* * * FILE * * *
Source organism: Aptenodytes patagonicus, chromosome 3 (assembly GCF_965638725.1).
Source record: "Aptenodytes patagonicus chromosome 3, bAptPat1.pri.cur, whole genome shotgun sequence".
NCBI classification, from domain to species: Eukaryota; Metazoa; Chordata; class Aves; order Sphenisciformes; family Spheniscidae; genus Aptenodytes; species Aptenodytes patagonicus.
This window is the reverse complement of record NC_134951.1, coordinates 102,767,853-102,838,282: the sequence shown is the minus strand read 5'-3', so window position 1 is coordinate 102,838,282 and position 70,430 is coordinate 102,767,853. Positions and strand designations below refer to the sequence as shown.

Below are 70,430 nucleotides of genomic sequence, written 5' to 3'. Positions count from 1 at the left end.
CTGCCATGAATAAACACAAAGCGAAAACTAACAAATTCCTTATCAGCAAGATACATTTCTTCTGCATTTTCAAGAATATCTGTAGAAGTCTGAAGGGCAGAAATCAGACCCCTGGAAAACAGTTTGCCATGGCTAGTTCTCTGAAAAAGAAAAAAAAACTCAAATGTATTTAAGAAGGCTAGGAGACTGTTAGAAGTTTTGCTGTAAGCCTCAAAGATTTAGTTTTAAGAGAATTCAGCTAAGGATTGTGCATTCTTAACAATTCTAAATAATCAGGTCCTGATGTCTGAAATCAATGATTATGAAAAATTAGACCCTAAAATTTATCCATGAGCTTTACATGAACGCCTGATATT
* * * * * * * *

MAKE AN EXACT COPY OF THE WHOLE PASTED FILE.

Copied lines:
Source organism: Aptenodytes patagonicus, chromosome 3 (assembly GCF_965638725.1).
Source record: "Aptenodytes patagonicus chromosome 3, bAptPat1.pri.cur, whole genome shotgun sequence".
NCBI classification, from domain to species: Eukaryota; Metazoa; Chordata; class Aves; order Sphenisciformes; family Spheniscidae; genus Aptenodytes; species Aptenodytes patagonicus.
This window is the reverse complement of record NC_134951.1, coordinates 102,767,853-102,838,282: the sequence shown is the minus strand read 5'-3', so window position 1 is coordinate 102,838,282 and position 70,430 is coordinate 102,767,853. Positions and strand designations below refer to the sequence as shown.

Below are 70,430 nucleotides of genomic sequence, written 5' to 3'. Positions count from 1 at the left end.
CTGCCATGAATAAACACAAAGCGAAAACTAACAAATTCCTTATCAGCAAGATACATTTCTTCTGCATTTTCAAGAATATCTGTAGAAGTCTGAAGGGCAGAAATCAGACCCCTGGAAAACAGTTTGCCATGGCTAGTTCTCTGAAAAAGAAAAAAAAACTCAAATGTATTTAAGAAGGCTAGGAGACTGTTAGAAGTTTTGCTGTAAGCCTCAAAGATTTAGTTTTAAGAGAATTCAGCTAAGGATTGTGCATTCTTAACAATTCTAAATAATCAGGTCCTGATGTCTGAAATCAATGATTATGAAAAATTAGACCCTAAAATTTATCCATGAGCTTTACATGAACGCCTGATATT